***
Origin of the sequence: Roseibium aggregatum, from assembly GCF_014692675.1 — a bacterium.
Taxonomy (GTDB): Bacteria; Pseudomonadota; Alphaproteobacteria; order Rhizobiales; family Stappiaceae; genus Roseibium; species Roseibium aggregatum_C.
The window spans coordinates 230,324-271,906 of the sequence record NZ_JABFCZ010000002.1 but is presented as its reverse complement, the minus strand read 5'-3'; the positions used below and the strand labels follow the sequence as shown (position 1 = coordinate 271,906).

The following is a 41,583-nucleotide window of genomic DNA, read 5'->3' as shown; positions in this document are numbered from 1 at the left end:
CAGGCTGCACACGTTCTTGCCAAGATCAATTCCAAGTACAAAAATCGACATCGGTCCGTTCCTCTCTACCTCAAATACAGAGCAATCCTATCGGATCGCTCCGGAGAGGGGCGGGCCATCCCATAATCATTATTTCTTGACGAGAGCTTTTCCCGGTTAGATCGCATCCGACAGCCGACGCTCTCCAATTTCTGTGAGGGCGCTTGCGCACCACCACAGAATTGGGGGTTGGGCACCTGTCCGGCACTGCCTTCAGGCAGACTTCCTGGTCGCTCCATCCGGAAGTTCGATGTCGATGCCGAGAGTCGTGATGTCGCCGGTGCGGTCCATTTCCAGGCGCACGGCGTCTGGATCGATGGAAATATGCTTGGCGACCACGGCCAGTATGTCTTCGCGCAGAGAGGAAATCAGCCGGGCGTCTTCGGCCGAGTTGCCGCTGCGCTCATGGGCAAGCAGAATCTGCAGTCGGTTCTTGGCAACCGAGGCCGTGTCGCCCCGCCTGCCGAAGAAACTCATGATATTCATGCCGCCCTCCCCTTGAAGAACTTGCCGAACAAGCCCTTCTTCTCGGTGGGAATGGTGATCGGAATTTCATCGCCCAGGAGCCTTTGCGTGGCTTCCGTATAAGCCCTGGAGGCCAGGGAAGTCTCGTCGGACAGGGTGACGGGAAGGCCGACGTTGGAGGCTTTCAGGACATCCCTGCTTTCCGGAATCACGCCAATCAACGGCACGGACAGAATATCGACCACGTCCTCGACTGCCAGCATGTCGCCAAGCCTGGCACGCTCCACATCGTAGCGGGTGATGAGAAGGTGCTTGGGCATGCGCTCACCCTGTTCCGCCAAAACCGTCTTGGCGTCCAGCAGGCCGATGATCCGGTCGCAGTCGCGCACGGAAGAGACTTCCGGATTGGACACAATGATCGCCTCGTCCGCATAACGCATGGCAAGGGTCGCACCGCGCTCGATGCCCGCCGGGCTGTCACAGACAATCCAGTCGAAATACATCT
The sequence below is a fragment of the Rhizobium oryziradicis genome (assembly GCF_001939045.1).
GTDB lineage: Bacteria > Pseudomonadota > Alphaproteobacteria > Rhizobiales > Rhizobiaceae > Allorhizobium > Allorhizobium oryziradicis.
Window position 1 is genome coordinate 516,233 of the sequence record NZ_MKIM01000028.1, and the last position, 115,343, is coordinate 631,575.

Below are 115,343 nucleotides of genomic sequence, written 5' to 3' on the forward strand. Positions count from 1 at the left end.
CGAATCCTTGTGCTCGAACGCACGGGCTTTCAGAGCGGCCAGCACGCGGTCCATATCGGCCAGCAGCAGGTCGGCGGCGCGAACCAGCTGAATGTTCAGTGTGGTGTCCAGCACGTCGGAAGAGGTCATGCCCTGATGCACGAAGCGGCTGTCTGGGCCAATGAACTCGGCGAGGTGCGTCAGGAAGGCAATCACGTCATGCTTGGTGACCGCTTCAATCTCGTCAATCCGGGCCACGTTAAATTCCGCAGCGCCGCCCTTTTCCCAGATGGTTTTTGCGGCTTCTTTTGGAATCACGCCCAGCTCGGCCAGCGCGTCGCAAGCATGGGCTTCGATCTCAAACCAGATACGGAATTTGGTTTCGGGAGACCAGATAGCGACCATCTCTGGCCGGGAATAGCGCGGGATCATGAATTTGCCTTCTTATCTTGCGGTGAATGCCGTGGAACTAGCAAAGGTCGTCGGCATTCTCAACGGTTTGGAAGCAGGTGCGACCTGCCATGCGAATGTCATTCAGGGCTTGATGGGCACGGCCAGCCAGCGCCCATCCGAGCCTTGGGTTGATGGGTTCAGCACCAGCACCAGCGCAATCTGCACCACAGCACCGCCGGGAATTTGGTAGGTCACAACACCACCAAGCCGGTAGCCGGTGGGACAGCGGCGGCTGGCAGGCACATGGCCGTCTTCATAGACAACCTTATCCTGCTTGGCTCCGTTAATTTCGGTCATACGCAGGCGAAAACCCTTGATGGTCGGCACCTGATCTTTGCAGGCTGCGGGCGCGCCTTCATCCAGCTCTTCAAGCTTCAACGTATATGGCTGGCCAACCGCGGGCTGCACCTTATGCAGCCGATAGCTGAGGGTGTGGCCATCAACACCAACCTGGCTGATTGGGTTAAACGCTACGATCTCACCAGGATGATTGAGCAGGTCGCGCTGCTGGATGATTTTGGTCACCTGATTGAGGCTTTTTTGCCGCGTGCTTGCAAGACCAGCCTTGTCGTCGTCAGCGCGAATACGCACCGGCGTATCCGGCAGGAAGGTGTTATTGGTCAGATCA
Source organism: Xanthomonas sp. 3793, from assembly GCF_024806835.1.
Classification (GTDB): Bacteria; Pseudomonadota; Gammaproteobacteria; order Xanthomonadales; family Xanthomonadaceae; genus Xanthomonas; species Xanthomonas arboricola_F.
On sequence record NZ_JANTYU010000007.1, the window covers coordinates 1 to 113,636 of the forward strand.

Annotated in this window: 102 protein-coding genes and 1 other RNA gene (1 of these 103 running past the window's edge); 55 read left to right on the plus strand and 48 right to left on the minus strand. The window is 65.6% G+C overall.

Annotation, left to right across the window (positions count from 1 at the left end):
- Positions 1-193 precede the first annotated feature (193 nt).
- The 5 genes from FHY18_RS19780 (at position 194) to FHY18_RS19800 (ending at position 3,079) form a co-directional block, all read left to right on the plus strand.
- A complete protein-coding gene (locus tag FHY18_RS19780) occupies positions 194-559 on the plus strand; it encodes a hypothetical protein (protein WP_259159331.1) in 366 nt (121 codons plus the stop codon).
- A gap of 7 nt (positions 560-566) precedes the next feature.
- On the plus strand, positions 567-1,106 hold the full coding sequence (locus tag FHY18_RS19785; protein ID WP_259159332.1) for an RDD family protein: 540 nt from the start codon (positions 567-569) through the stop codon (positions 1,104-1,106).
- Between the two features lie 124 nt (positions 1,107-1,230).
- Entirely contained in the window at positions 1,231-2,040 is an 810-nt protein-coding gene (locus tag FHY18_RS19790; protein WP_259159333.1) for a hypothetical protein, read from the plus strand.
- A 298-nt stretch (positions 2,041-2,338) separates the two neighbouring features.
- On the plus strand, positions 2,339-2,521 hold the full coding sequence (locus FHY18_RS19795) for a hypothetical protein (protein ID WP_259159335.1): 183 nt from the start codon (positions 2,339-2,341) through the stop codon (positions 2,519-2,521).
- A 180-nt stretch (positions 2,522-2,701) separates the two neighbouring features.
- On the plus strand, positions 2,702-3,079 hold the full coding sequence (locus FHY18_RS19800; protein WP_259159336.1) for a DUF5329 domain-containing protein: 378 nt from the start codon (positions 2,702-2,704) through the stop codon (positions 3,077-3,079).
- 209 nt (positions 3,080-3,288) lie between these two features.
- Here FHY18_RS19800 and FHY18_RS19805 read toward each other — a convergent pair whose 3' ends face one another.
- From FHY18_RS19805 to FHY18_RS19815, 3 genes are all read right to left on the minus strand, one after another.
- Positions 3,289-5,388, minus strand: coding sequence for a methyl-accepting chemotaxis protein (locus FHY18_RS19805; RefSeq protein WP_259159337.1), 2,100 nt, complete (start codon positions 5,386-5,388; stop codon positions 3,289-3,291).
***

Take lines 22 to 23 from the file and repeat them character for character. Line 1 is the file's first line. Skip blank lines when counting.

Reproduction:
- Entirely contained in the window at positions 1,231-2,040 is an 810-nt protein-coding gene (locus tag FHY18_RS19790; protein WP_259159333.1) for a hypothetical protein, read from the plus strand.
- A 298-nt stretch (positions 2,041-2,338) separates the two neighbouring features.